Lecture 10 - mating systems Flashcards Preview

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Flashcards in Lecture 10 - mating systems Deck (26)
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what does mating system classification encompass?

Copulation behaviour
Social organisation
Parental care system
Competition for mates


what is monogamy and what animals is it seen in?

1 male and 1 female
- most birds a few mammals and fish


how many socially monogamous birds and also genetically monogamous?

- splendid fairy wren has about 70% of chick in its nest fathered by males not caring for them


what is polygyny and what animals is it seen in?

1 male and >1 female
- few birds, most mammals


what is simultaneous polygyny?

e.g. red winged blackbird- has a large territory with lots of females and breeds with them all at the same time


what is successive/sequential polygyny?

e.g orangutan - meets breifly with a female and then moves on - this is the most pro-dominant mating system in mammals


what is polyandry and what animals is it seen in?

1 female and >1 male
few birds, fish and mammals


examples of successive and simultaneous polyandry?

successive - spotted sandpiper - flies to many males nests lays eggs and moves on
simultaneous - painted snipe - sex role reversal - females have impressive secondary sexual characteristics


what is polygynandry and what animals is it seen in?

>1 female and >1 male Few birds, few mammals, many fish, reptiles and amphibians


can species how more than one mating system?

yes e.g. dunnocks show monogamous, polyandrous and polygynandrous systems


describe the reproductive potential of males and females

male reproductive potential > females reproductive potential
- males are limited by access to females
- females are limited by access to resources


what is the general model for the evolution of mating systems?

ecology e.g. resource distribution -> female dispersion -> male dispersion

resource defence effects male dispersion

the interaction between female and male dispersion affects the mating system


what is resource defence polygyny and an example

- males defend key resources wanted by females

- tent making bats - Males construct and defend roosting tents which house harems of females


what does female monopolisation by males and hence mating systems depend on?

- female group size
- female range size


what mating systems occur if females live solitarily but have a defendable range size?

- if there range is small polygyny often occurs where one male had a large range with more than one female in it
- if the females range is larger monogamy often occurs where the male defends a range the same size as one female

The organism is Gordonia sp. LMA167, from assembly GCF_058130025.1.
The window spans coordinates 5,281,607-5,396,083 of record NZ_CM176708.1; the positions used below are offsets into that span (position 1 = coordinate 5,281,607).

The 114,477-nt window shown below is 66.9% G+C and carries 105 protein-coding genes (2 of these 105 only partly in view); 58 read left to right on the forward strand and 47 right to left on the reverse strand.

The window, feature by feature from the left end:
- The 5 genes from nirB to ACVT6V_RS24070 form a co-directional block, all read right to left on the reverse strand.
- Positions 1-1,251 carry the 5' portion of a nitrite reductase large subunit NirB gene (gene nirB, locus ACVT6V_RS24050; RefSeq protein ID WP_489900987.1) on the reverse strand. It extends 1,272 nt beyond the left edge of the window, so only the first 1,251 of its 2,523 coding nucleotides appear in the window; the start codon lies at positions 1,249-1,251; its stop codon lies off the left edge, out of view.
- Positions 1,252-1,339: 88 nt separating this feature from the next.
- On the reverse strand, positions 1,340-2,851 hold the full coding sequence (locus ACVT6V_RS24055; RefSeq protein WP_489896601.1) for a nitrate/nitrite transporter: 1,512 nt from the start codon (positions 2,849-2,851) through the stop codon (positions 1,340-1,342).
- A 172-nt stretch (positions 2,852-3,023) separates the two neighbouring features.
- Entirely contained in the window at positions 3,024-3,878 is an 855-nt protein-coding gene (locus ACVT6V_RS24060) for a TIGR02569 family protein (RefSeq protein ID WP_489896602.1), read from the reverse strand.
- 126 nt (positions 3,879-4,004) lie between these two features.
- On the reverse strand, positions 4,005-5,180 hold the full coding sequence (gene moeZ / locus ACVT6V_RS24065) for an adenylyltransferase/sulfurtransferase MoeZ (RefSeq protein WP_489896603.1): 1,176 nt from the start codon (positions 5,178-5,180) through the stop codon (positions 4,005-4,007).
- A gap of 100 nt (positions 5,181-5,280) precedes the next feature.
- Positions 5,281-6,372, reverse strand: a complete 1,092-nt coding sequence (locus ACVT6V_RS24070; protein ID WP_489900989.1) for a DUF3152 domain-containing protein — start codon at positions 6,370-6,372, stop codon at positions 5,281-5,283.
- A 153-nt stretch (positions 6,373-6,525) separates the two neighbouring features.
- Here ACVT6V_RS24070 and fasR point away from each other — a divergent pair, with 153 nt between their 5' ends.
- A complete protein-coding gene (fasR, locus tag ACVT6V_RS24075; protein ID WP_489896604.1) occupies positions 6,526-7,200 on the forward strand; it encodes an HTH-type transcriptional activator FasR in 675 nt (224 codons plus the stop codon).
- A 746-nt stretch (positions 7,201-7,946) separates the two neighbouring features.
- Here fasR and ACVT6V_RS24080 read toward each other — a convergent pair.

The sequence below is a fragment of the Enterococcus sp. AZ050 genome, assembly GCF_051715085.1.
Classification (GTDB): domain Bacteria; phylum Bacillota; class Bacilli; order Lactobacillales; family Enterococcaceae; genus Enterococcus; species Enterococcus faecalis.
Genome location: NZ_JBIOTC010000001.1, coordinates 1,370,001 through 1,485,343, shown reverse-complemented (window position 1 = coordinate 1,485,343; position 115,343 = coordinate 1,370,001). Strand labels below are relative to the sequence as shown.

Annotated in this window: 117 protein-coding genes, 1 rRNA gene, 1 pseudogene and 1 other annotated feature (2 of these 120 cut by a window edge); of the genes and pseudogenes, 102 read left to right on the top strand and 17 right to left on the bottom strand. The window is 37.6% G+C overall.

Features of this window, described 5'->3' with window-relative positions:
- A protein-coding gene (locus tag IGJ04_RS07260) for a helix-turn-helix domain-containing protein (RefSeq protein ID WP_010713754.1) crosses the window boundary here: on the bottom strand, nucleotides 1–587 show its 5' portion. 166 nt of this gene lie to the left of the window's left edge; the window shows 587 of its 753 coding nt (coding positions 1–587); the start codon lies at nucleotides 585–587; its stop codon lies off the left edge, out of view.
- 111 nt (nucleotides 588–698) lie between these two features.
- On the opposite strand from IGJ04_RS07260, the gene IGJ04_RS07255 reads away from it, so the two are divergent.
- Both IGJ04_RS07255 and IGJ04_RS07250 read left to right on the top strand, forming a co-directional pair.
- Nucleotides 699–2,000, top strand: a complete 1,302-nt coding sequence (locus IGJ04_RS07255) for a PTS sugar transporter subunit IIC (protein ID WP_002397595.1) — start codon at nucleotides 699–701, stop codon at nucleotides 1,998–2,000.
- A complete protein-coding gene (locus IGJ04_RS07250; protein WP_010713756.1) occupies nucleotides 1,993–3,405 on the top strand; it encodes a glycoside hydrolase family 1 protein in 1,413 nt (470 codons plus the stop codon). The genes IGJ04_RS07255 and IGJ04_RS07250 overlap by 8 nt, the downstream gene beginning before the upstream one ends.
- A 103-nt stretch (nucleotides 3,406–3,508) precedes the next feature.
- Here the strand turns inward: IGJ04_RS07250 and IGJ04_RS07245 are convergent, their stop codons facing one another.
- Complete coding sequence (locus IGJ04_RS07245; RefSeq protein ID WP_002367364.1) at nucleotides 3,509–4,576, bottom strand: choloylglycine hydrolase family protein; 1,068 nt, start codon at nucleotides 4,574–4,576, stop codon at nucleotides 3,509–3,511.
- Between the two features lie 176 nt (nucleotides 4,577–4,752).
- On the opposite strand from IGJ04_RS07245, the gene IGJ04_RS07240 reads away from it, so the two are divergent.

what mating system occurs females live solitarily but their range is not defendable?

scramble competition polygyny occurs e.g. like the orangutan - males only come into contact with females for a short period of time


what mating systems occur if females live socially and have a defendable range size?

- in small groups you get uni-male polygyny - one male dominates many females
- in large groups you get multi-male polygyny - many males and many females


what mating systems occur if females live socially but have a large range size not defendable?

Males may aggregate in leks when competition for females is intense - males produce no resources -> extreme sexual selection occurs


what does the lek formation show under the general model?

male dispersion relies heavily on female dispersion


describe the mating system experiment on blue headed wrasse to provide evidence that resources determine female dispersion which in turn determines male dispersion

Females- Forage over large overlapping ranges
Spawn daily at predictable, favoured sites
Males- Can’t defend females
Compete for and defend spawning sites
experiment - Removed males, replaced with new males
=22/24 sites still used, no new sites
- Removed females, replaced with new females
= 11 sites lost, 10 new ones
results showed that if females stayed in the same place males continue to defend them but if the females move so do the males
spawning sites -> female dispersion -> male dispersion


describe the grey sided vole experiment

1) - added food and females range changed - showed that females range/ dispersion was affected by food distribution - males also converged on food
2)captive females and radio tracked males - showed that female dispersion determines male dispersion
3)captive males and radio- tracked females - proved the only thing affecting male dispersion was the female dispersion


how does the reproductive potential of male and females vary?

- males have a lot more variance in reproductive success than females e.g. elephant seal - one beach master but other males done get many copulations


what can effect the general model of mating systems?

if males provide alot of parental care less can be invested into mating - for females these males are a very important resource - affects the female behaviour as they try and monopolise the care the males can offer


explain sexual conflict over mating systems

-Males ‘prefer’ polygyny

- Females may ‘prefer’ polyandry if they get more/better resources (e.g. paternal care)

- In many species, monogamy occurs as a compromise between conflicting interests of the sexes


what did the yellow bellied marmot experiment show about sexual conflict over mating systems?

Females raise more offspring in small groups
Males raise more offspring in large groups
- in large groups the females have to share the males resources


describe female enforced monogamy in burying beetles

- Female and male make a nest containing a corpse, and then care for offspring.
- Males attempt to attract additional females, females try to prevent them doing so

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